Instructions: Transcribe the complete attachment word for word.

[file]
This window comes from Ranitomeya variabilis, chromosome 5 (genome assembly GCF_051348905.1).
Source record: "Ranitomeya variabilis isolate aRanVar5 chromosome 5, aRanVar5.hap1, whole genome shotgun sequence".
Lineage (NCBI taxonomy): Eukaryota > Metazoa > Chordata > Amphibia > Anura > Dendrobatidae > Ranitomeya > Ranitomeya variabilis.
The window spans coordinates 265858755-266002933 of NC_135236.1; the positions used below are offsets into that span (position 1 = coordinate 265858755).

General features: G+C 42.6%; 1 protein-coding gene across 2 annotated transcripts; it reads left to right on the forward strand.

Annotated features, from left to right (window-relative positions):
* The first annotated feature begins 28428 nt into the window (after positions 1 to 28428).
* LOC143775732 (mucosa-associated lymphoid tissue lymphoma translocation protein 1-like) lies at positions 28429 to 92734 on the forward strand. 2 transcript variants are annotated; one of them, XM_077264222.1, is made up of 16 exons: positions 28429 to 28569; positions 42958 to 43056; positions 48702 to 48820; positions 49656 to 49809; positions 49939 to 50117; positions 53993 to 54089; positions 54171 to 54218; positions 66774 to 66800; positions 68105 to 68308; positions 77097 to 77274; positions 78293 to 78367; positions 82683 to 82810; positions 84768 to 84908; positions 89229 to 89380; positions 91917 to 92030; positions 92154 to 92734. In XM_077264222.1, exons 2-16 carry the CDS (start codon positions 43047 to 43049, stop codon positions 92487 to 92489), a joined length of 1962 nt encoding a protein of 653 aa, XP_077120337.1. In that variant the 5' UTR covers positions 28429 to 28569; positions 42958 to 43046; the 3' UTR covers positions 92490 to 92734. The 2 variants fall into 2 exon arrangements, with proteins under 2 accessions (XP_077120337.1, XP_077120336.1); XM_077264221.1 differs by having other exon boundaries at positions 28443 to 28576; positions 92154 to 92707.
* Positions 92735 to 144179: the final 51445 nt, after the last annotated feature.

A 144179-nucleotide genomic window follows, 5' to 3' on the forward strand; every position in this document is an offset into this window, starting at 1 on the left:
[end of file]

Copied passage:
This window comes from Ranitomeya variabilis, chromosome 5 (genome assembly GCF_051348905.1).
Source record: "Ranitomeya variabilis isolate aRanVar5 chromosome 5, aRanVar5.hap1, whole genome shotgun sequence".
Lineage (NCBI taxonomy): Eukaryota > Metazoa > Chordata > Amphibia > Anura > Dendrobatidae > Ranitomeya > Ranitomeya variabilis.
The window spans coordinates 265858755-266002933 of NC_135236.1; the positions used below are offsets into that span (position 1 = coordinate 265858755).

General features: G+C 42.6%; 1 protein-coding gene across 2 annotated transcripts; it reads left to right on the forward strand.

Annotated features, from left to right (window-relative positions):
* The first annotated feature begins 28428 nt into the window (after positions 1 to 28428).
* LOC143775732 (mucosa-associated lymphoid tissue lymphoma translocation protein 1-like) lies at positions 28429 to 92734 on the forward strand. 2 transcript variants are annotated; one of them, XM_077264222.1, is made up of 16 exons: positions 28429 to 28569; positions 42958 to 43056; positions 48702 to 48820; positions 49656 to 49809; positions 49939 to 50117; positions 53993 to 54089; positions 54171 to 54218; positions 66774 to 66800; positions 68105 to 68308; positions 77097 to 77274; positions 78293 to 78367; positions 82683 to 82810; positions 84768 to 84908; positions 89229 to 89380; positions 91917 to 92030; positions 92154 to 92734. In XM_077264222.1, exons 2-16 carry the CDS (start codon positions 43047 to 43049, stop codon positions 92487 to 92489), a joined length of 1962 nt encoding a protein of 653 aa, XP_077120337.1. In that variant the 5' UTR covers positions 28429 to 28569; positions 42958 to 43046; the 3' UTR covers positions 92490 to 92734. The 2 variants fall into 2 exon arrangements, with proteins under 2 accessions (XP_077120337.1, XP_077120336.1); XM_077264221.1 differs by having other exon boundaries at positions 28443 to 28576; positions 92154 to 92707.
* Positions 92735 to 144179: the final 51445 nt, after the last annotated feature.

A 144179-nucleotide genomic window follows, 5' to 3' on the forward strand; every position in this document is an offset into this window, starting at 1 on the left: